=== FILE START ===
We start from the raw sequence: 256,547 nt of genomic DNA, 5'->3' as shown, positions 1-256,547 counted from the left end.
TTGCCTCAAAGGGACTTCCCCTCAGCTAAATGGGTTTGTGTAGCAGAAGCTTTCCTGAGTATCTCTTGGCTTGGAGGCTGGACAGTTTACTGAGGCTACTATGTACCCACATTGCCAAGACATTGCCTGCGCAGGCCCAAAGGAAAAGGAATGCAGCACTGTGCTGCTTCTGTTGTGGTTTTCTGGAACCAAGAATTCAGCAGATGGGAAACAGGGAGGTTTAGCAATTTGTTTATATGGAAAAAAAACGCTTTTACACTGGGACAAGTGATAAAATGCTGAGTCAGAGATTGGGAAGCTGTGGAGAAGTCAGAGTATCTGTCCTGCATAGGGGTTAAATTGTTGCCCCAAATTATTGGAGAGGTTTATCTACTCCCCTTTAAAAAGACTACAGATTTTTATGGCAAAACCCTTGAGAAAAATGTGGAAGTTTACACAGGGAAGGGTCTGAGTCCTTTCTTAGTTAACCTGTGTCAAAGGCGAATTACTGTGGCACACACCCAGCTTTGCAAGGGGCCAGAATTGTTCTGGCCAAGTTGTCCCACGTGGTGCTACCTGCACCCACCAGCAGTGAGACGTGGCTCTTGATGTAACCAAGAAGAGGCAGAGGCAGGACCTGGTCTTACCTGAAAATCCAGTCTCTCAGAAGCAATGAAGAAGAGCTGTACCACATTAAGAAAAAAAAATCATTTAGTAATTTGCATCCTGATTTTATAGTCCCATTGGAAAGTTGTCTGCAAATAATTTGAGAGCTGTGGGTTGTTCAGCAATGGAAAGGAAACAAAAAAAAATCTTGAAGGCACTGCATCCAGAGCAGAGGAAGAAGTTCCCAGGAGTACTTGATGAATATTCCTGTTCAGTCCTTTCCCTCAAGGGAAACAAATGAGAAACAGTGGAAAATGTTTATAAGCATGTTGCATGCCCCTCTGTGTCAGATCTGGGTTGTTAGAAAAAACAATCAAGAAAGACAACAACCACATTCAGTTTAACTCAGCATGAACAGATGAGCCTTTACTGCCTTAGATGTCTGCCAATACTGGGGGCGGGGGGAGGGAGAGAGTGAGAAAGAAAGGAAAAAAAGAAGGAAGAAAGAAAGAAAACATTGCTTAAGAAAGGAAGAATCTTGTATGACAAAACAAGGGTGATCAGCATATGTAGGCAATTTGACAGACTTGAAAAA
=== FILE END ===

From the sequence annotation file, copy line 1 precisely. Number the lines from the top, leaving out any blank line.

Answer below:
We start from the raw sequence: 256,547 nt of genomic DNA, 5'->3' as shown, positions 1-256,547 counted from the left end.